State of Hiring
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Discover everything you need to know about this key role within a recruitment team. From crafting inclusive job descriptions to holding interviews, a hiring manager is integral to successful recruitment.
A hiring manager is the person within your organization whose department or team the new candidate will join. They could be the VP of Finance, Marketing Manager, or any other role within a company—but they’re the person who needs a new employee on their team.
In addition to their regular job duties, the hiring manager has vital responsibilities when it comes to recruiting and is usually the person with the final say as to which applicant gets hired.
Once their job requisition is approved, a hiring manager will collaborate with the talent acquisition or HR team to recruit for the open position. While the hiring manager will make specific decisions around screening, interviewing, and hiring—HR staff will generally run the process.
Both hiring managers and recruiters need to be involved to bring on a new hire successfully, but their specific responsibilities are quite different. A hiring manager will have a deep understanding of what the newly advertised role entails, but they’re not an HR expert. They won’t necessarily know how or where to search for qualified talent or how the candidate journey pans out. That’s where the recruiter comes in.
The role of a recruiter is to help ensure the entire hiring process runs smoothly—from both the company’s and the candidate’s point of view. The responsibilities of a recruiter may vary but often include crafting inclusive job descriptions, advertising open positions, sourcing qualified candidates, performing initial phone screens, scheduling interviews, and ensuring the candidate journey is optimized. Recruiters also often monitor key recruiting metrics and help the team stick to the targeted hiring timeline.
Depending on the size and structure of an organization, there can be a degree of overlap between the responsibilities of a hiring manager and that of a recruiter. But typically, the hiring manager will be responsible for the following steps in the recruitment process:
When a team member leaves or additional support is required for their team, the hiring manager can submit a job requisition. Once this is approved by senior management, the hiring manager can start liaising with the Human Resources department.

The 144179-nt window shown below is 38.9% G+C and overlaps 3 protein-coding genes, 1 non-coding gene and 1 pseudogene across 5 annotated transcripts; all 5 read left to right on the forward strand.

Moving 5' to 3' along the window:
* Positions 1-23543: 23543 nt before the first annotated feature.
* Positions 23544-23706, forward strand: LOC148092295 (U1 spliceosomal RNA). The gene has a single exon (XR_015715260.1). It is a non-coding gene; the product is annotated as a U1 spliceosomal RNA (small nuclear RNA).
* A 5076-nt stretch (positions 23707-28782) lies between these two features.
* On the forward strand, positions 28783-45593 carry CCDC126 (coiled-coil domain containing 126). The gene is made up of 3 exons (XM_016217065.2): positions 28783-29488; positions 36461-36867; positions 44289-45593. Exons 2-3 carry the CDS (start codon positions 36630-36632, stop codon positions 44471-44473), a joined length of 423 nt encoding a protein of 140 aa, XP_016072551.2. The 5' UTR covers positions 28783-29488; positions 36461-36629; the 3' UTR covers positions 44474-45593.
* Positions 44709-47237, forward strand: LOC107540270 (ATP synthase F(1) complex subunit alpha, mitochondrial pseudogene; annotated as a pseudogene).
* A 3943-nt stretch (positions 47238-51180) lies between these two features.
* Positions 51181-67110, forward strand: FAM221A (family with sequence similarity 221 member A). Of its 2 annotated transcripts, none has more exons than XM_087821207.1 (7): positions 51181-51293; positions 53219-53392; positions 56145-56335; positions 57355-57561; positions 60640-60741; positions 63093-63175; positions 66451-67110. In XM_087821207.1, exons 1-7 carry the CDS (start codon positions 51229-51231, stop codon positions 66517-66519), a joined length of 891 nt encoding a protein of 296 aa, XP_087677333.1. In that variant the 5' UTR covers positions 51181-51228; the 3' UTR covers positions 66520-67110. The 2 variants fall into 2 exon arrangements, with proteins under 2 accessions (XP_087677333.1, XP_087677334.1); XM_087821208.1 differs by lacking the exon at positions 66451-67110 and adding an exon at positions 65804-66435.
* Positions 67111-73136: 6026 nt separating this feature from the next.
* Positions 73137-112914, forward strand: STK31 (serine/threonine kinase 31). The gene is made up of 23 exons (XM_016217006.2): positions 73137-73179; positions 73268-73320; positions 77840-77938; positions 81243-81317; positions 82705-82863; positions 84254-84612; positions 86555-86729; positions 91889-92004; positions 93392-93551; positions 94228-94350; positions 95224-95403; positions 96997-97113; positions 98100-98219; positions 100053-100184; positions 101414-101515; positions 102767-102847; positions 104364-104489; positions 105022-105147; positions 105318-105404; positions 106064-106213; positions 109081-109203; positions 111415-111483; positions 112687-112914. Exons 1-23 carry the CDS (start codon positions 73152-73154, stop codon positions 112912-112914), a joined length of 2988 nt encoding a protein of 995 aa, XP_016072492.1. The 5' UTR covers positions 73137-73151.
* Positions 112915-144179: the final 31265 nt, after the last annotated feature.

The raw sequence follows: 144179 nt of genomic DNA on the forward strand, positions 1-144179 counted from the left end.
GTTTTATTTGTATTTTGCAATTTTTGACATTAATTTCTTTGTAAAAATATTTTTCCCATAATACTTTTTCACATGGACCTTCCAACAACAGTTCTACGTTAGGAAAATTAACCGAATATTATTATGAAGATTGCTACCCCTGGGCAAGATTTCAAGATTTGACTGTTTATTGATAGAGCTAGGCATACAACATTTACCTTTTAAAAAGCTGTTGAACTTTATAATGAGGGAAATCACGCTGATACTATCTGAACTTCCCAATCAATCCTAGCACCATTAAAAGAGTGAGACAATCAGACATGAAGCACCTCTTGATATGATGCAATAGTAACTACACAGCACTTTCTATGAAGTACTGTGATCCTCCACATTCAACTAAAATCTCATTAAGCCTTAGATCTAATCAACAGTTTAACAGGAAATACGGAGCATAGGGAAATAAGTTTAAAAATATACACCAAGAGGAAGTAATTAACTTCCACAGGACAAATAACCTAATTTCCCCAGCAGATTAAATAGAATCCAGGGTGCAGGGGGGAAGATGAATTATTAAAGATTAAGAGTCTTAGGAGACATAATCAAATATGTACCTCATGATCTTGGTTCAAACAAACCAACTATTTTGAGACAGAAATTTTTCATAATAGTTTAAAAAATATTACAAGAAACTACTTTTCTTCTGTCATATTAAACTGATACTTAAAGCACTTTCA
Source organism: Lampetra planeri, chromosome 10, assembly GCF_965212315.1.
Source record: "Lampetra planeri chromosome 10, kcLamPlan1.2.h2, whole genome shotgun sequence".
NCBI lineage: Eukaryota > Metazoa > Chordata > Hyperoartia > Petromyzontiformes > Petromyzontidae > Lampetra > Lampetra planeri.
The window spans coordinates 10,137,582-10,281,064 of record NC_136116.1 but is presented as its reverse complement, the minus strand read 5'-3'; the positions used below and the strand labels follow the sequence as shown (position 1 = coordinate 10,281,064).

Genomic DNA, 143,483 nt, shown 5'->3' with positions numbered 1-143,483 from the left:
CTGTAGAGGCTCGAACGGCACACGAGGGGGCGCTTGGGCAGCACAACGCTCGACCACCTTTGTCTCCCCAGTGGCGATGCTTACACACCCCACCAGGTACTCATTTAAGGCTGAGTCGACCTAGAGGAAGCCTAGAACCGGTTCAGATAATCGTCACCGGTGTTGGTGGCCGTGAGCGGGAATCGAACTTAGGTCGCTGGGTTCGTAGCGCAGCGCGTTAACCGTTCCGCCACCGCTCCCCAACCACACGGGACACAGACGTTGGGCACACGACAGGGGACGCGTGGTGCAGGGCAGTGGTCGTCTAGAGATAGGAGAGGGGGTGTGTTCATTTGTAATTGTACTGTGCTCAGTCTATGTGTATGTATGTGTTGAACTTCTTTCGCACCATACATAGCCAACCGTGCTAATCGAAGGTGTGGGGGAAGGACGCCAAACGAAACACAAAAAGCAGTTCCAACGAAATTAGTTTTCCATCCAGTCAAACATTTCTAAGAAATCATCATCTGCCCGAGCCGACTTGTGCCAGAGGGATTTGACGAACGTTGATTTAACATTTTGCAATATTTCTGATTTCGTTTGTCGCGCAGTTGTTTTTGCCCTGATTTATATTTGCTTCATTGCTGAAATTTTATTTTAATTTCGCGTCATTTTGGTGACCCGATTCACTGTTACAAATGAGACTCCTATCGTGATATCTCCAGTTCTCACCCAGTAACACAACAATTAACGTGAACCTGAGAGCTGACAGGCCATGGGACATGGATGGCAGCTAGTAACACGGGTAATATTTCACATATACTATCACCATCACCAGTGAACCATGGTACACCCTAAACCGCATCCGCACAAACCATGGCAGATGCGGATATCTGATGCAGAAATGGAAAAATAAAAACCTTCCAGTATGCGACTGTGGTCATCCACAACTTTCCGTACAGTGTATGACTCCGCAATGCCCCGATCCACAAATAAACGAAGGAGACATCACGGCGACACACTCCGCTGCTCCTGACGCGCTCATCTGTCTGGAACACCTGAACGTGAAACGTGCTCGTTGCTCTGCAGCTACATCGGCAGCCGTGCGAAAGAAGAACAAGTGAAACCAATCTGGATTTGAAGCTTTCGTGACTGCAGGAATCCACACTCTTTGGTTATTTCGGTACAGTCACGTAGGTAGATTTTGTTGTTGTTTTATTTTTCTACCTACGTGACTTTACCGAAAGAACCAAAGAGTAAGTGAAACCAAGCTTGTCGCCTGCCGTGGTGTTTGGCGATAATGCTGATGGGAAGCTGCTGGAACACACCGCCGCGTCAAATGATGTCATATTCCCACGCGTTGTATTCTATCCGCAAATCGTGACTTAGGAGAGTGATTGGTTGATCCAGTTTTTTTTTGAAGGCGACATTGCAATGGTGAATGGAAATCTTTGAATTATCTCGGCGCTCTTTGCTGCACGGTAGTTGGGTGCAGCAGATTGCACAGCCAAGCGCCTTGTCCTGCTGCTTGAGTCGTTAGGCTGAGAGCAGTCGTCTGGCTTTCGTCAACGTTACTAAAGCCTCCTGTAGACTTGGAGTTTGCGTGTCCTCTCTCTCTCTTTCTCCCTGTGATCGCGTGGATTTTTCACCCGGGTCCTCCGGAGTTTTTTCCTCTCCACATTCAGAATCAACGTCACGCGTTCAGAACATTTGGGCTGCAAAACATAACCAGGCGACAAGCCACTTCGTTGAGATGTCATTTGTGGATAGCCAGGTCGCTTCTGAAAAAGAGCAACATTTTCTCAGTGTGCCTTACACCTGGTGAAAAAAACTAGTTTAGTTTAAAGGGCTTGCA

While the hiring manager may have a deep understanding of what the new job entails—they probably don’t know how to create an inclusive job description. And that’s where the recruiter steps in. They’ll be able to take the information and key competencies for the role to write a suitable description for the new position and advertise it through appropriate channels.
Once HR has advertised the role and screened qualified candidates, the hiring manager will usually be brought back into the loop at this point. Together, the recruiter and hiring manager will review candidates’ applications and shortlist who will be invited to interview.
Hiring managers might know what skills they want their new team member to have—but they might not know how to run an inclusive interview process. Recruiters may offer tips and advice regarding equitable interviewing techniques, remind hiring managers what questions they cannot legally ask candidates, or train the hiring team to use intelligent interviewing technology.
While the interview team is often composed of someone from HR, the hiring manager, and various stakeholders who would work with the role being interviewed, it’s usually up to the hiring manager to make the final decision. They may review candidate scorecards from the extended hiring team, or ask the recruiter for advice when choosing the best applicant for the new position. The hiring manager will coordinate with the HR team to make the job offer, negotiate salary and benefits, and decide on a start date.
After a job offer is accepted, the hiring manager is responsible for developing a relationship with the new employee, helping them ramp up and get acclimated to the position. Often, the hiring manager will help the new hire develop a 30-60-90 day plan that outlines the goals for the first 90 days on the job.
While many of the hiring manager’s skills will be linked to their job-specific duties, there are some soft skills that can make the difference between an average hiring manager and a great hiring manager.
Hiring managers need to balance their day-to-day responsibilities with the additional work required by the recruitment process. The hiring process can be negatively affected by delays, such as the hiring manager forgetting to approve the job description. Or, if it is difficult to arrange interviews with the hiring manager, candidates may lose interest or accept a position elsewhere.
Regular, open communication between the hiring manager and HR department is essential for a successful hiring process. These skills are also important for conducting impactful, inclusive interviews.
The best hiring managers understand the critical role that recruiters and HR play in creating a positive candidate experience. They’ll be happy to collaborate openly and frequently as they work together to find—and secure—the best candidate for the role.
They might not be a member of the HR team—but the hiring manager has a critical role within the overall hiring process. As the person who will ultimately become the manager of the new hire, their opinion matters. A lot. After all, they’re generally the person with the most at stake when it comes to hiring the right candidate for the role.